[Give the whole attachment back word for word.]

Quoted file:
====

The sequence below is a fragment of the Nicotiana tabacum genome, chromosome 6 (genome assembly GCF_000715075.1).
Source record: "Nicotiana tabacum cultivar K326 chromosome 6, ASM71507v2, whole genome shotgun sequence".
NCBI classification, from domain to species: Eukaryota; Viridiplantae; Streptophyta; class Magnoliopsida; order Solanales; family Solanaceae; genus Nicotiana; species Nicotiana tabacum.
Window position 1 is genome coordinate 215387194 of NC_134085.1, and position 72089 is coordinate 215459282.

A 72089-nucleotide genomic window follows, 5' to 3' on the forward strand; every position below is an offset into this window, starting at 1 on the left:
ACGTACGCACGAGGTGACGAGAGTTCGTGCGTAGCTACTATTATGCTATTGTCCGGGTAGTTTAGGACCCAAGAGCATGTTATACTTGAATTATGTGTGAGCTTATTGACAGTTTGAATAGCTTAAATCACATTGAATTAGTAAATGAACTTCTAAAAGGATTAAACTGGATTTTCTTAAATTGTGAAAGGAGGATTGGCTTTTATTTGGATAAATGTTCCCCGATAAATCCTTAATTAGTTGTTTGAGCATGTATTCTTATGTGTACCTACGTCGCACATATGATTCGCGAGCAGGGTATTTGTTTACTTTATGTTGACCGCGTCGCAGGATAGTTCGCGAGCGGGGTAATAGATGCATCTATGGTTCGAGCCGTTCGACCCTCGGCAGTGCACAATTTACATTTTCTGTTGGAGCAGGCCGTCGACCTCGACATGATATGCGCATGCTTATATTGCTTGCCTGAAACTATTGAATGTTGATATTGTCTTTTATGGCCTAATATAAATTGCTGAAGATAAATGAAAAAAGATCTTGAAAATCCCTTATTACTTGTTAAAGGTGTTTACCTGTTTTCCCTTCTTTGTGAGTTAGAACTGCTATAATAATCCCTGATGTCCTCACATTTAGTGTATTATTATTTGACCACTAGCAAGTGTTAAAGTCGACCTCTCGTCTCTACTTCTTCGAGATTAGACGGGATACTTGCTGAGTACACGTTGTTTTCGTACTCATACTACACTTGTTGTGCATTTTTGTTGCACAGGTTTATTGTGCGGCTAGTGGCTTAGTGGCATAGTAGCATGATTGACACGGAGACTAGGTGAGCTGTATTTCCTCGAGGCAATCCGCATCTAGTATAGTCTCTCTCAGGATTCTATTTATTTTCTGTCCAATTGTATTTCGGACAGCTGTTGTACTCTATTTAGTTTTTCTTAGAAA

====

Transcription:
The sequence below is a fragment of the Nicotiana tabacum genome, chromosome 6 (genome assembly GCF_000715075.1).
Source record: "Nicotiana tabacum cultivar K326 chromosome 6, ASM71507v2, whole genome shotgun sequence".
NCBI classification, from domain to species: Eukaryota; Viridiplantae; Streptophyta; class Magnoliopsida; order Solanales; family Solanaceae; genus Nicotiana; species Nicotiana tabacum.
Window position 1 is genome coordinate 215387194 of NC_134085.1, and position 72089 is coordinate 215459282.

A 72089-nucleotide genomic window follows, 5' to 3' on the forward strand; every position below is an offset into this window, starting at 1 on the left:
ACGTACGCACGAGGTGACGAGAGTTCGTGCGTAGCTACTATTATGCTATTGTCCGGGTAGTTTAGGACCCAAGAGCATGTTATACTTGAATTATGTGTGAGCTTATTGACAGTTTGAATAGCTTAAATCACATTGAATTAGTAAATGAACTTCTAAAAGGATTAAACTGGATTTTCTTAAATTGTGAAAGGAGGATTGGCTTTTATTTGGATAAATGTTCCCCGATAAATCCTTAATTAGTTGTTTGAGCATGTATTCTTATGTGTACCTACGTCGCACATATGATTCGCGAGCAGGGTATTTGTTTACTTTATGTTGACCGCGTCGCAGGATAGTTCGCGAGCGGGGTAATAGATGCATCTATGGTTCGAGCCGTTCGACCCTCGGCAGTGCACAATTTACATTTTCTGTTGGAGCAGGCCGTCGACCTCGACATGATATGCGCATGCTTATATTGCTTGCCTGAAACTATTGAATGTTGATATTGTCTTTTATGGCCTAATATAAATTGCTGAAGATAAATGAAAAAAGATCTTGAAAATCCCTTATTACTTGTTAAAGGTGTTTACCTGTTTTCCCTTCTTTGTGAGTTAGAACTGCTATAATAATCCCTGATGTCCTCACATTTAGTGTATTATTATTTGACCACTAGCAAGTGTTAAAGTCGACCTCTCGTCTCTACTTCTTCGAGATTAGACGGGATACTTGCTGAGTACACGTTGTTTTCGTACTCATACTACACTTGTTGTGCATTTTTGTTGCACAGGTTTATTGTGCGGCTAGTGGCTTAGTGGCATAGTAGCATGATTGACACGGAGACTAGGTGAGCTGTATTTCCTCGAGGCAATCCGCATCTAGTATAGTCTCTCTCAGGATTCTATTTATTTTCTGTCCAATTGTATTTCGGACAGCTGTTGTACTCTATTTAGTTTTTCTTAGAAA